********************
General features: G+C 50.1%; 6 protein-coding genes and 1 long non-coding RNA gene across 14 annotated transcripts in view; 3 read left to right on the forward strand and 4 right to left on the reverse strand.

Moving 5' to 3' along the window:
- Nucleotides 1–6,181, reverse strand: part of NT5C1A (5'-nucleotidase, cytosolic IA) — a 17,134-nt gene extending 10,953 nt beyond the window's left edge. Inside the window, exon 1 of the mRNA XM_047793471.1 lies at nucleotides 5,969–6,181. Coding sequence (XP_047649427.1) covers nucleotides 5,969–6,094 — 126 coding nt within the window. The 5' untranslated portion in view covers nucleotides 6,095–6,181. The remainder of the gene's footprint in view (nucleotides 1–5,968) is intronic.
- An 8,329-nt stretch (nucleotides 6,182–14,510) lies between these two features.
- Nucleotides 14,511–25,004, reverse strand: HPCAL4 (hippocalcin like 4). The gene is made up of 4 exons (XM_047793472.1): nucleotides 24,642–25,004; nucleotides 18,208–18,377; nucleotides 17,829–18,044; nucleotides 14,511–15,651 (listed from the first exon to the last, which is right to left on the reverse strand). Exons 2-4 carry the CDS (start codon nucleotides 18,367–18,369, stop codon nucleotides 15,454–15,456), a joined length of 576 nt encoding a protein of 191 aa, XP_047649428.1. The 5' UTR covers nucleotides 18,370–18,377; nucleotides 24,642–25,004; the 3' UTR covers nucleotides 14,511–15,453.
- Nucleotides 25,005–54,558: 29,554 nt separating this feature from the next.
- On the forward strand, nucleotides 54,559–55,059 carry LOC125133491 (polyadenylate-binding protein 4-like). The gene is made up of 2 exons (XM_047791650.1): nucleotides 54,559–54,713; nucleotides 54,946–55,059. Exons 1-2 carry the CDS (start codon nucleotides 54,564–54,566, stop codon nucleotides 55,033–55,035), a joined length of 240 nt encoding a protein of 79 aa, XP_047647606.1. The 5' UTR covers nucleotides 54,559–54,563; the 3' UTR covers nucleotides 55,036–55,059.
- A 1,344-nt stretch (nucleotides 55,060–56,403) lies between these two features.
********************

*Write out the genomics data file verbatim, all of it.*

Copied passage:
General features: G+C 50.1%; 6 protein-coding genes and 1 long non-coding RNA gene across 14 annotated transcripts in view; 3 read left to right on the forward strand and 4 right to left on the reverse strand.

Moving 5' to 3' along the window:
- Nucleotides 1–6,181, reverse strand: part of NT5C1A (5'-nucleotidase, cytosolic IA) — a 17,134-nt gene extending 10,953 nt beyond the window's left edge. Inside the window, exon 1 of the mRNA XM_047793471.1 lies at nucleotides 5,969–6,181. Coding sequence (XP_047649427.1) covers nucleotides 5,969–6,094 — 126 coding nt within the window. The 5' untranslated portion in view covers nucleotides 6,095–6,181. The remainder of the gene's footprint in view (nucleotides 1–5,968) is intronic.
- An 8,329-nt stretch (nucleotides 6,182–14,510) lies between these two features.
- Nucleotides 14,511–25,004, reverse strand: HPCAL4 (hippocalcin like 4). The gene is made up of 4 exons (XM_047793472.1): nucleotides 24,642–25,004; nucleotides 18,208–18,377; nucleotides 17,829–18,044; nucleotides 14,511–15,651 (listed from the first exon to the last, which is right to left on the reverse strand). Exons 2-4 carry the CDS (start codon nucleotides 18,367–18,369, stop codon nucleotides 15,454–15,456), a joined length of 576 nt encoding a protein of 191 aa, XP_047649428.1. The 5' UTR covers nucleotides 18,370–18,377; nucleotides 24,642–25,004; the 3' UTR covers nucleotides 14,511–15,453.
- Nucleotides 25,005–54,558: 29,554 nt separating this feature from the next.
- On the forward strand, nucleotides 54,559–55,059 carry LOC125133491 (polyadenylate-binding protein 4-like). The gene is made up of 2 exons (XM_047791650.1): nucleotides 54,559–54,713; nucleotides 54,946–55,059. Exons 1-2 carry the CDS (start codon nucleotides 54,564–54,566, stop codon nucleotides 55,033–55,035), a joined length of 240 nt encoding a protein of 79 aa, XP_047647606.1. The 5' UTR covers nucleotides 54,559–54,563; the 3' UTR covers nucleotides 55,036–55,059.
- A 1,344-nt stretch (nucleotides 55,060–56,403) lies between these two features.